How can anyone compete with what Bautista’s done? They’d have to be an on-base machine with some power. They’d have to be excellent on the basepaths and extraordinary in the field, offsetting Bautista’s superior offense with far superior defense. One player has done all that. After a slow start, Dustin Pedroia is now hitting .310/.406/.487. He has 15 home runs, 25 doubles, and 21 stolen bases in 24 attempts. Most impressively, he’s been the best defensive infielder in the major leagues, saving a ridiculous 14.6 runs above average, per fangraphs.
Bautista and Pedroia are tied with 6.8 fWAR. It’s hard to distinguish between a far superior offensive player and a far superior defensive player, but I’m braking the tie based on this:
fWAR by Month:
April 2.6 1.0
May 2.1 0.8
June 0.7 2.0
July 1.4 2.9
That’s right- Pedroia’s July was even better than Bautista’s legendary April, when he had a .366/.432/.780 slash line that would have made Barry Bonds jealous. Pedroia in July hit .411/.465/.723 and saved 3.8 defensive runs. I’m not saying that June and July are more important than April and May; only that there are two more months of the season, and I’m betting on the guy who owned June and July to be the better player in August and September.
My ballot, as of today:
3. Jacoby Ellsbury
4. Adrian Gonzalez (the Red Sox are pretty good, aren’t they?)
5. Ben Zobrist
6. Curtis Granderson
7. Justin Verlander
8. Jered Weaver
9. CC Sabathia
10. Asdrubal Cabrera
NL Cy Young
In the Year of the Pitcher redux, there have been several stellar pitching performances in both leagues. Considering the success Clayton Kershaw and two other Phillies pitchers have had, it’s amazing that Roy Halladay can stand out from the pack as much as he has. Halladay leads the National League with:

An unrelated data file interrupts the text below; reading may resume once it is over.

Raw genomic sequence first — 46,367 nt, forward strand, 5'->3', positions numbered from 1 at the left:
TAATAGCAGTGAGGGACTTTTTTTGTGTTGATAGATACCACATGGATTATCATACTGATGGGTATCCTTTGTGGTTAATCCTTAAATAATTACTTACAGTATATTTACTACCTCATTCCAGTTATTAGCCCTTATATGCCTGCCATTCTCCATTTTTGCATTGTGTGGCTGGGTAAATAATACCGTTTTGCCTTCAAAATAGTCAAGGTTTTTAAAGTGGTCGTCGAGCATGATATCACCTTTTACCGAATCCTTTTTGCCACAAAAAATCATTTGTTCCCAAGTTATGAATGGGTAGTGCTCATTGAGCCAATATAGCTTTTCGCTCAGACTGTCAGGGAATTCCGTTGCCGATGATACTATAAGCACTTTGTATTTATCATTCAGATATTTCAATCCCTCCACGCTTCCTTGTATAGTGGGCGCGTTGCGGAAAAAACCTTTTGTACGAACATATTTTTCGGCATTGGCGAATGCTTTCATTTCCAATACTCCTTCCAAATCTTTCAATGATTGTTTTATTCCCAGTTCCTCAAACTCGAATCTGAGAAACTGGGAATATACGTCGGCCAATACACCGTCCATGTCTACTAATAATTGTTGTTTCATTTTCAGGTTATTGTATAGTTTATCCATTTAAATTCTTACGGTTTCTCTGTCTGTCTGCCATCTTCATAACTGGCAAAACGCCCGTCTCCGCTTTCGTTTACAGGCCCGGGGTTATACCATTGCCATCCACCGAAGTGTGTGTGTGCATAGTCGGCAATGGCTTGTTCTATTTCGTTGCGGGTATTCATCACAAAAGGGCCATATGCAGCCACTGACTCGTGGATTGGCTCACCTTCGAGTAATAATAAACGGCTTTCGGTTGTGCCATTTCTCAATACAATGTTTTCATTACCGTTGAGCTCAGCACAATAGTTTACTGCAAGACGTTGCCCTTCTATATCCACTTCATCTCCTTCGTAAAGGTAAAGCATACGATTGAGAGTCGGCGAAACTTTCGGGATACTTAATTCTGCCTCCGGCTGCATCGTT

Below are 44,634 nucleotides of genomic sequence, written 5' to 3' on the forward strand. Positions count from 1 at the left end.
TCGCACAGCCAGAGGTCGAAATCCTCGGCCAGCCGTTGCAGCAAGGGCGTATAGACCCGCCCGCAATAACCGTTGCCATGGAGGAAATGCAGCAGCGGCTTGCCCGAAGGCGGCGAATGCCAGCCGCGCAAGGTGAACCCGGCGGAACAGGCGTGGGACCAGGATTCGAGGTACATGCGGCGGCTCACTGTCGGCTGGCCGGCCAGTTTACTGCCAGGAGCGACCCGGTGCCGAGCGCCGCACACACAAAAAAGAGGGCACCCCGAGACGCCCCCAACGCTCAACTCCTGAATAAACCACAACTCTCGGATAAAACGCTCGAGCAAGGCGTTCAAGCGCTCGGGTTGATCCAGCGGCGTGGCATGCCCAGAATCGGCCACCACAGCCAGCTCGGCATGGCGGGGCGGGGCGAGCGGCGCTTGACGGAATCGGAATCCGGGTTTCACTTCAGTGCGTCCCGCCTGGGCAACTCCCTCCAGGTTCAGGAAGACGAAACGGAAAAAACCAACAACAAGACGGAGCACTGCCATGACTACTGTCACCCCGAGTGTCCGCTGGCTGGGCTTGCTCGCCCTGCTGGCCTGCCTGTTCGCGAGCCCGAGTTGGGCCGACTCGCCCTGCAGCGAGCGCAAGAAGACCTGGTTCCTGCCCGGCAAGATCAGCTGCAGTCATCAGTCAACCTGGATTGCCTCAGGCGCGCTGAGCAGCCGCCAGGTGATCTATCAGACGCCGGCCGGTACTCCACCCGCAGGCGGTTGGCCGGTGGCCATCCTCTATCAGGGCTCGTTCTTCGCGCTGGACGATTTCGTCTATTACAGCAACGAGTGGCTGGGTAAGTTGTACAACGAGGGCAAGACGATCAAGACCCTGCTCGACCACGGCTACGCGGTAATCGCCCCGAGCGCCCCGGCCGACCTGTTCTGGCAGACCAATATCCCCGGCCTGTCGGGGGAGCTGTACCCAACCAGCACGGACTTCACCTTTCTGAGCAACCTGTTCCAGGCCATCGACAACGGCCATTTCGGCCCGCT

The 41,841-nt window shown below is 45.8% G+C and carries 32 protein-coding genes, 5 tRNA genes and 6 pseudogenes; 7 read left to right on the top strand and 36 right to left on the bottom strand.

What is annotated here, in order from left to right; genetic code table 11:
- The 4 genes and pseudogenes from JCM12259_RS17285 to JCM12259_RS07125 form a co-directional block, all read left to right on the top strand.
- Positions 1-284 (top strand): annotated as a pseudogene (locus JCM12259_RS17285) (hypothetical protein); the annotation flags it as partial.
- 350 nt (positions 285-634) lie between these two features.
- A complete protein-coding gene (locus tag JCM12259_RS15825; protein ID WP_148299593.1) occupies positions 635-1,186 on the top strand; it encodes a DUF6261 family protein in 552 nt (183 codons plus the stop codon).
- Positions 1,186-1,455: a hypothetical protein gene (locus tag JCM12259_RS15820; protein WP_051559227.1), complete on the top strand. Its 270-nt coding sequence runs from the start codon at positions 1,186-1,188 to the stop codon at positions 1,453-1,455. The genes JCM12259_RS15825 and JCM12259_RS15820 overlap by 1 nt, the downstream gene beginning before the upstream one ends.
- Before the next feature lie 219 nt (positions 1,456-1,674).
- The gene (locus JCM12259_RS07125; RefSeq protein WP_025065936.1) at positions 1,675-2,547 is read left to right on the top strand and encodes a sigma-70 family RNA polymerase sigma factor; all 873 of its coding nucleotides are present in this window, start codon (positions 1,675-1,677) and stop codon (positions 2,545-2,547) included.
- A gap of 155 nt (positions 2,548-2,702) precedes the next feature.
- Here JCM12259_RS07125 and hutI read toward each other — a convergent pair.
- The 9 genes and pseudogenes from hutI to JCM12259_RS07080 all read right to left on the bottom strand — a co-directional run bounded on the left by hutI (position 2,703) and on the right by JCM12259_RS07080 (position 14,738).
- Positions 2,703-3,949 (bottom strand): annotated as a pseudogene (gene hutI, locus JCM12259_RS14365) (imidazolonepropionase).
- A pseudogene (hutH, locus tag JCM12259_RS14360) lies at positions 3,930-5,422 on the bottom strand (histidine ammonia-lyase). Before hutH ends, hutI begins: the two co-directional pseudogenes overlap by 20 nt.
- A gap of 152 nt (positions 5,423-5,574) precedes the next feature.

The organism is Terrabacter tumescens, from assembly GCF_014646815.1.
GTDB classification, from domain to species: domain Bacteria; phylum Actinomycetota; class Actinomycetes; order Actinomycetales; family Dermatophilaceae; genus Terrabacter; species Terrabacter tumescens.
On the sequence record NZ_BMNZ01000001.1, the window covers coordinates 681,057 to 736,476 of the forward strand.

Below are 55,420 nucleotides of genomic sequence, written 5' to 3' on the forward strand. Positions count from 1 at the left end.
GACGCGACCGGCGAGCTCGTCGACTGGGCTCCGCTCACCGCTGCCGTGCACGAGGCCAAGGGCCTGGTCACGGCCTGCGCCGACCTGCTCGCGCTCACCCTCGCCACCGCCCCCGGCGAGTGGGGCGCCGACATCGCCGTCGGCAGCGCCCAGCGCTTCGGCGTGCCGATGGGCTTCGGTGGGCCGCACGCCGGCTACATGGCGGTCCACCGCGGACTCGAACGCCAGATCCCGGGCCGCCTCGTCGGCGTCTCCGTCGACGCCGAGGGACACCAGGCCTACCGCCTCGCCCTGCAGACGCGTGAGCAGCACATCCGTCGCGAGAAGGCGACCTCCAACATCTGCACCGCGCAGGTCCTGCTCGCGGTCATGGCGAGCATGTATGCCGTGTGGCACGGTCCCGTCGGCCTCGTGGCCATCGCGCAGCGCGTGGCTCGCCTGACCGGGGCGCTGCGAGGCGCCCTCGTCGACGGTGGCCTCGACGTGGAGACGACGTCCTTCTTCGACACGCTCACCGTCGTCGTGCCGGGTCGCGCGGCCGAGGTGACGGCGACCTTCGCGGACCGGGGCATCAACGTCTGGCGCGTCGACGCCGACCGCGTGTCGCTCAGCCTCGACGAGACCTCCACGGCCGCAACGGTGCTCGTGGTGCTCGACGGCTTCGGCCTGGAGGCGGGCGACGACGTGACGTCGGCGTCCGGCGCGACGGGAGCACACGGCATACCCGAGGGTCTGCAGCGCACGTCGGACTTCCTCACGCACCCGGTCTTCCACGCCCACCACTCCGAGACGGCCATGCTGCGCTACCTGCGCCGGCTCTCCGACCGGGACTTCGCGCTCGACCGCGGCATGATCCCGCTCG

162 1/3 innings pitched
1.05 walks/9 IP
8/1 strikeout/walk ratio
That’s enough for me to eliminate everyone else from consideration. It hurts a little that my pitching metric, Season Score, puts Halladay behind teammate Cole Hamels. Hamels is having a phenomenal year himself, but he trails Halladay in all the categories above, plus ERA and strikeouts/9 IP. Hamels’s only advantage is that he’s given up 23 fewer hits. His .262 batting average on balls in play suggests that he may regress slightly, while Halladay’s .296 is above league average, meaning he’s pitching even better than his raw numbers indicate. For Season Score’s sake, I wish Hamels’s seven-point edge were enough for me to give him the edge, but it’s really not that close.
My ballot, as of today:
3. Clayton Kershaw
4. Cliff Lee
5. Johnny Cueto
AL Cy Young
This may be the most compelling of all the races, as three candidates have fascinating cases. Jered Weaver set a historic pace in April and hasn’t let up much. Justin Verlander took the reins in June and has been just as dominant. July’s hero was CC Sabathia, who hasn’t given up more than two runs or pitched fewer than seven innings in any of his last eight starts.
Let’s see where the candidates rank in a few important metrics:
This really comes down to personal preference. Do you prefer to evaluate pitchers based on true outcomes (strikeouts/walks/home runs) or run prevention? How much value is there in a few additional innings pitched? Should quality of competition factor in, and if so, is it easier to pitch in the softer AL West or Central, or in the tougher AL East, but never against the Yankees? I expect one of these three pitchers will create some separation between now and the end of the season, but at this point, I wouldn’t argue with any of them winning the Cy Young Award. For now, I’m standing behind Season Score, not because I think it’s any more accurate than the metrics listed above, but because it’s easy to justify going with my own metric when there’s no wrong answer. metric.
4. Josh Beckett
5. James Shields